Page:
New York City is using facial-recognition cameras at bridge and tunnel toll plazas and putting images in databases in an attempt to catch suspected criminals, the New York Post is reporting.
The cameras had been reading license plates in an attempt to crack down on those breaking the law. But New York Gov. Andrew Cuomo said the system is now moving to facial-recognition.
"When it reads that license plate, it reads it for scofflaws … (but) the toll is almost the least significant contribution that this electronic equipment can actually perform," Gov. Andrew Cuomo said.
"We are now moving to facial-recognition technology, which takes it to a whole new level, where it can see the face of the person in the car and run that technology against databases.
"Because many times a person will turn their head when they see a security camera, so they are now experimenting with technology that just identifies a person by their ear, believe it or not," he continued.
Right now, the system is being tested at the RFK/Triborough Bridge, Queens Midtown Tunnel and Brooklyn-Battery Tunnel. But it will be expanded to include area airports and at least two more bridges in the city, the Post reported, citing information to Cuomo's office.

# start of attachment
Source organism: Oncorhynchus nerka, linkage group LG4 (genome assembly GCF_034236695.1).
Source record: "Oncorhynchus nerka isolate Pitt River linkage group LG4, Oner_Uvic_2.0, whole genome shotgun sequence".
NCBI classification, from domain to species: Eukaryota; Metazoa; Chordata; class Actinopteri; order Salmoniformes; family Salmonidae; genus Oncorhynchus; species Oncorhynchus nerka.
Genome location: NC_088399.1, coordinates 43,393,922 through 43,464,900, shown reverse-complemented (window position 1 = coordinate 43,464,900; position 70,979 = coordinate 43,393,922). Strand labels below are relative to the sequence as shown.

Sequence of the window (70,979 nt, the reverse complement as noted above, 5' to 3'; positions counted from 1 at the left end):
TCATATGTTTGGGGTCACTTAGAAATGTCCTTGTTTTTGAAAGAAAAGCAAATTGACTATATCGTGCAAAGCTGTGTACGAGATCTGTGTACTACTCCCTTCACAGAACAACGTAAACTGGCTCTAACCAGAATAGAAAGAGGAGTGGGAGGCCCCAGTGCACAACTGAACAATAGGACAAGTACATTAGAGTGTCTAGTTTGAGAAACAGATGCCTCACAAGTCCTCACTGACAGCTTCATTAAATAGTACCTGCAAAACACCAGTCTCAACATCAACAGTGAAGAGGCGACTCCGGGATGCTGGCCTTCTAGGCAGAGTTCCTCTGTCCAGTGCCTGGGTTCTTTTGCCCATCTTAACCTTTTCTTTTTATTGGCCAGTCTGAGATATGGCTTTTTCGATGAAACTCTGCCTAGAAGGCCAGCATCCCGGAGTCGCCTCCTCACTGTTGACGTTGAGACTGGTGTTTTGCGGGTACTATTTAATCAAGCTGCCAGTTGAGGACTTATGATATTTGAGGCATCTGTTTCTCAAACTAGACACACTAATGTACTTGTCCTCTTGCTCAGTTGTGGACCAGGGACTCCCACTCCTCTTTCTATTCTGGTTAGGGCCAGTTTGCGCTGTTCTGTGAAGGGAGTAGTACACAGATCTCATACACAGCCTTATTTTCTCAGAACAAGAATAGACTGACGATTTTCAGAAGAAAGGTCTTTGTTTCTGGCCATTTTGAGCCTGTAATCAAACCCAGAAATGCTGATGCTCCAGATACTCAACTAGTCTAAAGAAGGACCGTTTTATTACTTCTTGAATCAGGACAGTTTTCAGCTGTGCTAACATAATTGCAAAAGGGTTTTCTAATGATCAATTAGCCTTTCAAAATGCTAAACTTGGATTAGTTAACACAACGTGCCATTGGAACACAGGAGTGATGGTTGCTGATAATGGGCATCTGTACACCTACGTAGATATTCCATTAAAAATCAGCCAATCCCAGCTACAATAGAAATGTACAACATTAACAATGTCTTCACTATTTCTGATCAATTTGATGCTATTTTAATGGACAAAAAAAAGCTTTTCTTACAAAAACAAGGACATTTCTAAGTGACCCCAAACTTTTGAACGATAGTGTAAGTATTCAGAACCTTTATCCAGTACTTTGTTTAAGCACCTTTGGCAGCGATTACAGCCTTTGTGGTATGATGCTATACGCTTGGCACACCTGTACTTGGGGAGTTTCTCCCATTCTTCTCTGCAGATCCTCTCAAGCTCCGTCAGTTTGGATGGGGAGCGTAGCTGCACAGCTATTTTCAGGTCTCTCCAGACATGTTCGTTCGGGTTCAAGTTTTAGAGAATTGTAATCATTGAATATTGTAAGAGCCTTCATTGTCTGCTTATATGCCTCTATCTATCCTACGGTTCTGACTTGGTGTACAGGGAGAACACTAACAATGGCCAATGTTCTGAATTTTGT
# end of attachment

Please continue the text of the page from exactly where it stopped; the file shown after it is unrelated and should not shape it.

"It’s a phenomenal security device," Cuomo said.
But the facial-recognition system is under attack by some who say it is unreliable, the newspaper said.
"Facial-recognition software is notoriously inaccurate when it comes to identifying people of color, women and children, leading to the possibility of people being mistakenly arrested or erroneously monitored," New York Civil Liberties Union Executive Director Donna Lieberman said.
And in May, the American Civil Liberties Union asked Amazon to stop marketing a facial-recognition tool to police, saying law enforcement agencies could use the technology to "easily build a system to automate the identification and tracking of anyone."
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